In 1925 a group of Czech immigrants settled the town of Masaryktown in central Florida. They established orange groves, which were destroyed in the hard frost of 1926. The enterprising immigrants then turned to the growing of chickens, and that proved to be a successful venture. Not only did the chickens bring them fortune, but eventually brought fame to the small settlement.
The town was chosen by the Guinness Book of World Records as home of the fastest chicken-pluckers in the universe. Each year the town of nearby Spring Hill played host to the world’s championship plucking contest.
Alas, as the years flew by the descendents of those original settlers eschewed poultry raising and moved on to other opportunities and Masaryktown faded into obscurity.
If only they had waited for Colonel Sanders and yes, even former president Herbert Hoover, who promised “a chicken in every pot.”
The chicken has contributed mightily to the culinary world. It has been around for centuries and piqued the interest of Charles Darwin, who studied their beginnings. He theorized that all modern breeds of chickens were offspring of a common ancestor. Modern chickens’ ancestors go back to a jungle fowl, Gaullus bankiva, still found in the rainforest of Burma (Myanmar), Northern India, Thailand and Sumatra. The first domesticated chickens were raised in India sometime around 3200 B.C. and were originally bred for the sport of cockfighting.
In 1607, the settlers of the Jamestown colony introduced poultry raising and breeding. Those original chicks came from Mother England and the colonists began cross-breeding and selling the chickens throughout the surrounding countryside. Other chickens were imported from Asia, and these also remain the foundation for the modern day species.
Many of those early chickens escaped from the colonists’ farms and ventured into what is now the Delmarva Peninsula in Delaware. These chickens were the ancestors of Purdue chickens and several other breeds. The peninsula is now the largest producer of chickens in the country.
The chicken is not a fortunate member of the animal kingdom. Billions are slaughtered every year, for they not only produce eggs and delicious meat, they also are the world’s most efficient producer of meat protein. It only requires less than 2 pounds of feed to yield 1 pound of food. Chicken is an international culinary tradition and is a major food source in almost every nation on earth.
A serving of chicken provides more than half a day’s protein requirement while a 3-ounce serving of roasted chicken has fewer than 150 calories. Chicken is probably the most versatile meat available for human consumption.
Chicken is a healthful and inexpensive food, so it is not surprising that it ranks as the most popular meat prepared in home kitchens. It takes ingenuity and creativeness to come up with new ways to serve chicken.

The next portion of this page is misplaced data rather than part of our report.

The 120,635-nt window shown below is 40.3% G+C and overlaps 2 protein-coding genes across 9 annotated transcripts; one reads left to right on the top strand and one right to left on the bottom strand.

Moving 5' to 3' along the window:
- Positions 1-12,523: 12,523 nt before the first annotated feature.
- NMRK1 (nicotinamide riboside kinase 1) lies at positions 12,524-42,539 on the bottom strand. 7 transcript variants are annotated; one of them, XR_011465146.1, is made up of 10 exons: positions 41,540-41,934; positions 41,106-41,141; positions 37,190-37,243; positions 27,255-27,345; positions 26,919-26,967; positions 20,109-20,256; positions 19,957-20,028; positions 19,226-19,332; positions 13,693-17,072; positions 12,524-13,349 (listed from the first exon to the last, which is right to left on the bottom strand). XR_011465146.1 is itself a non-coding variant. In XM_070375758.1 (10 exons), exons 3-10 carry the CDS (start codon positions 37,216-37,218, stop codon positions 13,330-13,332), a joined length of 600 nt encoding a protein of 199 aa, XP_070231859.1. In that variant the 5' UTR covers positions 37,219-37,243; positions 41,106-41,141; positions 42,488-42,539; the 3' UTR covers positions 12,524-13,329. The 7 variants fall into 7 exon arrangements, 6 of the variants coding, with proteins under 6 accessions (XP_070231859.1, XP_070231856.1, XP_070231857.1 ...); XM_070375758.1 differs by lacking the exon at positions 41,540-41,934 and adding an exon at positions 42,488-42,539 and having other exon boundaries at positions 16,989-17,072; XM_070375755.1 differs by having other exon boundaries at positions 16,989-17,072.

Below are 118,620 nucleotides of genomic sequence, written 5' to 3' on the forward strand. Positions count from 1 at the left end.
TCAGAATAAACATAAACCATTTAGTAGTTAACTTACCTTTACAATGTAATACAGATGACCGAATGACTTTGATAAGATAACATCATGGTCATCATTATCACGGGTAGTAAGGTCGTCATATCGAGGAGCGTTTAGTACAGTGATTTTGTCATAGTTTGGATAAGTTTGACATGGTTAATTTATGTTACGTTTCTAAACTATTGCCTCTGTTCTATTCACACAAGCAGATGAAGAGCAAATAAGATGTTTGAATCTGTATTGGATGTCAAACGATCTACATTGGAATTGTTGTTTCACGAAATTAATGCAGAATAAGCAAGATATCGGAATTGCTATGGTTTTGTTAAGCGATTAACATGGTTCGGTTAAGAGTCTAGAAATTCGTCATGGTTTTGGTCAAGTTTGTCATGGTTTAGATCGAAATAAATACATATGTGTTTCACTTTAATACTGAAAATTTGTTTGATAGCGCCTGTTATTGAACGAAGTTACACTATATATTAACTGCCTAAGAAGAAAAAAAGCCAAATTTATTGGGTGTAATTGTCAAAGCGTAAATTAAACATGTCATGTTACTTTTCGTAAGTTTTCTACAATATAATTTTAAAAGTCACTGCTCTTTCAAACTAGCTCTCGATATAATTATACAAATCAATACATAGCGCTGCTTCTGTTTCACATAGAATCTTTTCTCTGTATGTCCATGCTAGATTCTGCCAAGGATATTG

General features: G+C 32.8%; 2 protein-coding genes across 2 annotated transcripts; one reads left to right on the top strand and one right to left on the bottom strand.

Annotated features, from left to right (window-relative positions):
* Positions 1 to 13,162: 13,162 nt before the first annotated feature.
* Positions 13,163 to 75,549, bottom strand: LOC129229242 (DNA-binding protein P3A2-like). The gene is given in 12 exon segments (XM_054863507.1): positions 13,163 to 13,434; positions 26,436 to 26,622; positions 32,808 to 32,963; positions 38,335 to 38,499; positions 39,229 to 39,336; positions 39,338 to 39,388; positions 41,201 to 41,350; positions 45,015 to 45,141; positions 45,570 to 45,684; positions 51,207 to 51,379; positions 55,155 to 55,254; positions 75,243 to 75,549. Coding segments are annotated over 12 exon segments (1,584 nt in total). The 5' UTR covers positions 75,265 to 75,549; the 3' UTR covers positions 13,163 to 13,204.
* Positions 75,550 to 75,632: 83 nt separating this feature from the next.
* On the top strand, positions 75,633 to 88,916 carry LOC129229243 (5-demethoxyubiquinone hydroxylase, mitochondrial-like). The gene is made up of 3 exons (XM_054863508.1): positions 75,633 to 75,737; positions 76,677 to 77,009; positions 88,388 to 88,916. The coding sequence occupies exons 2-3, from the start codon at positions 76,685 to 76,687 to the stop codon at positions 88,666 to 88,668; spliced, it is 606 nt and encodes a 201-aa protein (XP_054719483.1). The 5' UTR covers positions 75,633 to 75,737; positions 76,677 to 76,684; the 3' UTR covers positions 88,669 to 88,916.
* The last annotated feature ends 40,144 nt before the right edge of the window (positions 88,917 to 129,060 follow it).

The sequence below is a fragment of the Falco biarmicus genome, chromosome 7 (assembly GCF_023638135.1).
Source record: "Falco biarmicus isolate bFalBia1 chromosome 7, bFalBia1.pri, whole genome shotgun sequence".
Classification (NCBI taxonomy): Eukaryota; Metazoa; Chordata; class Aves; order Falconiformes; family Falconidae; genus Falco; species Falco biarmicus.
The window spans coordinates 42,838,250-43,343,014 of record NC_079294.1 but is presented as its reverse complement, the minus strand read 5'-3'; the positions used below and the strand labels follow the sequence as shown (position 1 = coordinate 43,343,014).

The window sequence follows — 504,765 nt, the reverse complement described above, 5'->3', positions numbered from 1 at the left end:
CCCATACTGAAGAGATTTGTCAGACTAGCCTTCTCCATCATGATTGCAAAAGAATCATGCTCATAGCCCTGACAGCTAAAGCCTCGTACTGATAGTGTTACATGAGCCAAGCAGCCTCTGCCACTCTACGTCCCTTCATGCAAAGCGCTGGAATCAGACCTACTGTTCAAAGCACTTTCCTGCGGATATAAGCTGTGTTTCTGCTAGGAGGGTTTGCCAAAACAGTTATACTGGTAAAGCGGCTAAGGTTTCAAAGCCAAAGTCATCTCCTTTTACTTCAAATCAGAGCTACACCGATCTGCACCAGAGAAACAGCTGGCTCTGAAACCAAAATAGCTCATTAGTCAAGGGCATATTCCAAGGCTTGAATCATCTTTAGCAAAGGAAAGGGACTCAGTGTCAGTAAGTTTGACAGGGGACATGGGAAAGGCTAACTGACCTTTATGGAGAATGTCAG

Culinary experts maintain that if one can successfully roast a chicken they are considered a master chef. So here goes:
Perfect roast chicken
½ teaspoon salt or to taste
5 pound roasting chicken
½ teaspoon sage
½ teaspoon thyme
½ teaspoon rosemary
1 bay leaf
1 cup chopped onion
1 cup chopped celery, including leaves
1 cup chopped carrot
Generous sprig fresh parsley
1 clove garlic, minced
¼ cup hot water or chicken stock
■ Rub salt into cavity of chicken, Add thyme, sage, rosemary and bay leaf to cavity. Combine onion, celery, carrot and parsley. Spread over bottom of large roasting pan. Place chicken breast side down on vegetables. Bake in preheated 450-degree oven for 30 minutes.
■ Turn chicken breast side up. Sprinkle garlic over breast and legs. Reduce heat to 400 degrees. Bake 1 hour.
■ Transfer chicken to serving platter and remove fat the bay leaf from roasting pan. Add the hot water of stock to vegetables in pan. Heat until drippings and vegetables are loosened from pan.
■ Transfer to food processor and puree, adding additional liquid for proper gravy consistency. After allowing the chicken to sit for about 15 minutes, carve, pass the gravy and enjoy the accolades.
Note: The real secret is to select the very best chicken you can buy. The chicken should have a meaty feeling, free of any blemishes and have a full and moist breast.
Q: Some friends are bringing their boat to Naples shortly and have invited us to go cruising with them. I have been asked to fix a salad and would like a recipe for a salad that is suitable to be served aboard.
— Candace Lutringer, Marco Island
A: This salad originated in Switzerland and is almost a complete meal in itself. It’s ideal for summer outings.
Gypsy salad (Zigeunersalat)
½ pound smoked salami, cut into ½-inch cubes
½ cup thinly sliced dill pickle
¼ cup pearl onion, parboiled for 5 minutes, drained and thinly sliced*
1 large ripe tomato, diced
¼ pound Gruyere cheese, cut into ½-inch cubes
2 hard-boiled eggs, thinly sliced
2 tightly packed cups of salad green, torn into bit-sized pieces
¼ cup fresh peas, parboiled for 2 minutes, drained or if frozen, thawed
2 anchovy fillets, minced
¼ cup extra virgin olive oil
2 tablespoons red wine, sherry or cider vinegar
1½ teaspoons prepared mustard
Pinch of paprika
2 teaspoons minced fresh dill
Salt and pepper to taste
■ Toss the salami, pickles, onions, tomato, cheese, eggs, greens, peas and anchovies in a salad bowl.
■ Place the vinegar, mustard, paprika, dill, salt and pepper in a jar with a tight lid and shake well. Pour over the salad and toss well.
■ Refrigerate, covered for 2 to 24 hours. Toss again before serving. Serves 4 to 6.
*Fresh pearl onions may be replaced by either frozen or canned ones.
Doris Reynolds is the author of “When Peacocks Were Roasted and Mullet Was Fried” and “Let’s Talk Food.” They are available for sale in the lobby of the Naples Daily News. Also available is a 4-part DVD. “A Walk Down Memory Lane with Doris Reynolds.” For comments and information regarding today’s column, e-mail Doris Reynolds: email@example.com.